[269] in Coldmud discussion meeting

root meeting help first previous next last

ports and things

daemon@ATHENA.MIT.EDU (Thu May 19 15:35:16 1994 )

From: stewarta@netcom.com (Alex Stewart)
To: coldstuff@MIT.EDU
Date: Thu, 19 May 1994 12:26:24 -0700 (PDT)
Reply-To: coldstuff@MIT.EDU

:sighs and thwaps himself again for sleeping through the meeting..

Anyway, a couple of points..  Crag, it's quite easy (and done all the time,
look at the standard user-connect code) in ColdMUD to redirect a connection to
another object at any time.  Lynx, if you're going to be
adding/removing/changing these ports that often, then this is some odd
definition of "standard" you're using..

However, in the logs a good point was brought up (firewalls), which is both a
pro and con argument for multi-ports.  The pro argument is from a security
standpoint (firewalls could screen out specific services they didn't feel were
secure enough while allowing others).  The con argument is from a flexibility
standpoint (it's a lot easier in most cases to get someone to open up a hole in
a firewall for one port than for 15 ports).  However, anybody that manages to
get a ColdMUD server set up behind a firewall is going to be in a really wierd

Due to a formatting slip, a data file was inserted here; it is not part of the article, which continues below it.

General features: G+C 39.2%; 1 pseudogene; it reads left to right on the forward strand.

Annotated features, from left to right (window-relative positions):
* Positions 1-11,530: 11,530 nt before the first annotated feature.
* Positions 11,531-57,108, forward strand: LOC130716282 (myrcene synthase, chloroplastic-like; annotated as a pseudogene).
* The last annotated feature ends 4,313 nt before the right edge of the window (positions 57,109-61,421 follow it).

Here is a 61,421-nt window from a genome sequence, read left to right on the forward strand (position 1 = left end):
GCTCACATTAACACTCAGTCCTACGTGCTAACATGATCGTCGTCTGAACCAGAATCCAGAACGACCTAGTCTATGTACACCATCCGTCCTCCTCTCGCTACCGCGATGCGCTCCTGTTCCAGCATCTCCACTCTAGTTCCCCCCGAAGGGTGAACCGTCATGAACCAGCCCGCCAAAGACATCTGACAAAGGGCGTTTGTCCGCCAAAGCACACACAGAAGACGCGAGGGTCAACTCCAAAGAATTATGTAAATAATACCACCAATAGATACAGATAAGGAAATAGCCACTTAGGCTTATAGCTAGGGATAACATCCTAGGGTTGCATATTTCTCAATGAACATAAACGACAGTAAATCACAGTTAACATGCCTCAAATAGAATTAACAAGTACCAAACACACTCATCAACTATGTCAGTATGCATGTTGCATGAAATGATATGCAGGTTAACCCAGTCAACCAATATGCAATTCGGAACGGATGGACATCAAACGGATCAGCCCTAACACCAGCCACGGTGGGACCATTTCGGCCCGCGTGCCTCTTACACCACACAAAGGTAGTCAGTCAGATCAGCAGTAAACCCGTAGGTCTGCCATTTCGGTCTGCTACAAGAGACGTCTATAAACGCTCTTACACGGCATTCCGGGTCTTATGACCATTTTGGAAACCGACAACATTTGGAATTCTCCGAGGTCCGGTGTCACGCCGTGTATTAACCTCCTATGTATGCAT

situation anyway, I suspect (since these services are primarily
ColdMUD<->ColdMUD based, one of the two ends would presumably need to be inside
a firewall for these to be issues), but still..

However, here's another point:  If you want to add a new standard service under
Lynx's plan, you need to go through this whole process all over again to pick a
port number and get everybody to agree that that number will represent that
service forever and all time, and then hope that nothing you don't know about
is going to kill everything dead...

In my opinion, it is MUCH preferable to set up a system whereby services can be
looked up and accessed by name, rather than some arbitrary
more-or-less-standard number.  Crag's portmapper suggestion is much better for
this reason, but it runs into problems with firewalls because the IP port for a
given service can't be easily known ahead of time.  A single-port approach,
however, allows for maximum flexibility (services and options can be determined
as verbosely and with whatever granularity one wants (protocol permitting)) and
has minimal problems with firewalls or other port-based mechanisms because
there's only one port anyone needs to access.

(The portmapper idea could still be useful, however, and I don't see any reason
why it couldn't or shouldn't be a part of the default services provided by a
standard single-port multiplexer, for extensions and unforseeables, if nothing
else.. It could also be used to report what services are available through the
metaport itself..)

Anyway, that's still the way I see things..